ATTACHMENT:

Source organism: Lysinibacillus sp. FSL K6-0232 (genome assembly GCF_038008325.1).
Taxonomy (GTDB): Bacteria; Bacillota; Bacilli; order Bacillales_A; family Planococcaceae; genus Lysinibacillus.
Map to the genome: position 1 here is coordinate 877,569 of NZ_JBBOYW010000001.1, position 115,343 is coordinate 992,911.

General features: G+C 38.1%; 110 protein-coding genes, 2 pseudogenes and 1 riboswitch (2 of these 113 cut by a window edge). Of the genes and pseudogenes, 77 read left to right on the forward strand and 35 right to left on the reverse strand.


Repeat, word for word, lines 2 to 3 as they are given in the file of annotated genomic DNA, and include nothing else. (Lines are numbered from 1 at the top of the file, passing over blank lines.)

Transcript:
Taxonomy (GTDB): Bacteria; Bacillota; Bacilli; order Bacillales_A; family Planococcaceae; genus Lysinibacillus.
Map to the genome: position 1 here is coordinate 877,569 of NZ_JBBOYW010000001.1, position 115,343 is coordinate 992,911.